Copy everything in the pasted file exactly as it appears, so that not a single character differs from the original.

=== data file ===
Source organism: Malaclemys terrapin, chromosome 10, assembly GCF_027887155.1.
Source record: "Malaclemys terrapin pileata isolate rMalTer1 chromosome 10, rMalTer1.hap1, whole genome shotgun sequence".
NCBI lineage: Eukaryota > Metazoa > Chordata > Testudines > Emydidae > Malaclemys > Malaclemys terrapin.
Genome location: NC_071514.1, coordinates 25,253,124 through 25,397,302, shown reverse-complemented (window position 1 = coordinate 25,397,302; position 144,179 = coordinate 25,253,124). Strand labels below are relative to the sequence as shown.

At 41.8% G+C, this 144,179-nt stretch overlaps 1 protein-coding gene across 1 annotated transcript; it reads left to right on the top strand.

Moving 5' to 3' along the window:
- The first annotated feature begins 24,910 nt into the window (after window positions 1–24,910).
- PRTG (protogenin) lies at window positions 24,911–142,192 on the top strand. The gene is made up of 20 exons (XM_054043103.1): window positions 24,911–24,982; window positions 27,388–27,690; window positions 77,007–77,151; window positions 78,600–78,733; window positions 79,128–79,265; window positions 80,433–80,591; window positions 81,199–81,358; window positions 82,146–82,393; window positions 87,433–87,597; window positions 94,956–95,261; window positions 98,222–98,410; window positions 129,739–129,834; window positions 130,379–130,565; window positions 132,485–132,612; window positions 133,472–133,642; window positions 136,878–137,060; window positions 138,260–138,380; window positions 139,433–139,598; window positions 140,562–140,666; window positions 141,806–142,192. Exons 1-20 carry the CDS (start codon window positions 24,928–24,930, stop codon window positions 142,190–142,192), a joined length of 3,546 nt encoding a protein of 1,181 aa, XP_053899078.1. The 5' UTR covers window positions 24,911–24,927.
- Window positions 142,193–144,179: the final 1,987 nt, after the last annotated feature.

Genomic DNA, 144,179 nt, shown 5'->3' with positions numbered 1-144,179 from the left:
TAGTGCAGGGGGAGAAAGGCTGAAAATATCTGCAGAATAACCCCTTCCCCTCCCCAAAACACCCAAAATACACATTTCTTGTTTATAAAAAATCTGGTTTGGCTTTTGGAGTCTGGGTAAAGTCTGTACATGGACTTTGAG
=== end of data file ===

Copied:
Source organism: Malaclemys terrapin, chromosome 10, assembly GCF_027887155.1.
Source record: "Malaclemys terrapin pileata isolate rMalTer1 chromosome 10, rMalTer1.hap1, whole genome shotgun sequence".
NCBI lineage: Eukaryota > Metazoa > Chordata > Testudines > Emydidae > Malaclemys > Malaclemys terrapin.
Genome location: NC_071514.1, coordinates 25,253,124 through 25,397,302, shown reverse-complemented (window position 1 = coordinate 25,397,302; position 144,179 = coordinate 25,253,124). Strand labels below are relative to the sequence as shown.

At 41.8% G+C, this 144,179-nt stretch overlaps 1 protein-coding gene across 1 annotated transcript; it reads left to right on the top strand.

Moving 5' to 3' along the window:
- The first annotated feature begins 24,910 nt into the window (after window positions 1–24,910).
- PRTG (protogenin) lies at window positions 24,911–142,192 on the top strand. The gene is made up of 20 exons (XM_054043103.1): window positions 24,911–24,982; window positions 27,388–27,690; window positions 77,007–77,151; window positions 78,600–78,733; window positions 79,128–79,265; window positions 80,433–80,591; window positions 81,199–81,358; window positions 82,146–82,393; window positions 87,433–87,597; window positions 94,956–95,261; window positions 98,222–98,410; window positions 129,739–129,834; window positions 130,379–130,565; window positions 132,485–132,612; window positions 133,472–133,642; window positions 136,878–137,060; window positions 138,260–138,380; window positions 139,433–139,598; window positions 140,562–140,666; window positions 141,806–142,192. Exons 1-20 carry the CDS (start codon window positions 24,928–24,930, stop codon window positions 142,190–142,192), a joined length of 3,546 nt encoding a protein of 1,181 aa, XP_053899078.1. The 5' UTR covers window positions 24,911–24,927.
- Window positions 142,193–144,179: the final 1,987 nt, after the last annotated feature.

Genomic DNA, 144,179 nt, shown 5'->3' with positions numbered 1-144,179 from the left:
TAGTGCAGGGGGAGAAAGGCTGAAAATATCTGCAGAATAACCCCTTCCCCTCCCCAAAACACCCAAAATACACATTTCTTGTTTATAAAAAATCTGGTTTGGCTTTTGGAGTCTGGGTAAAGTCTGTACATGGACTTTGAG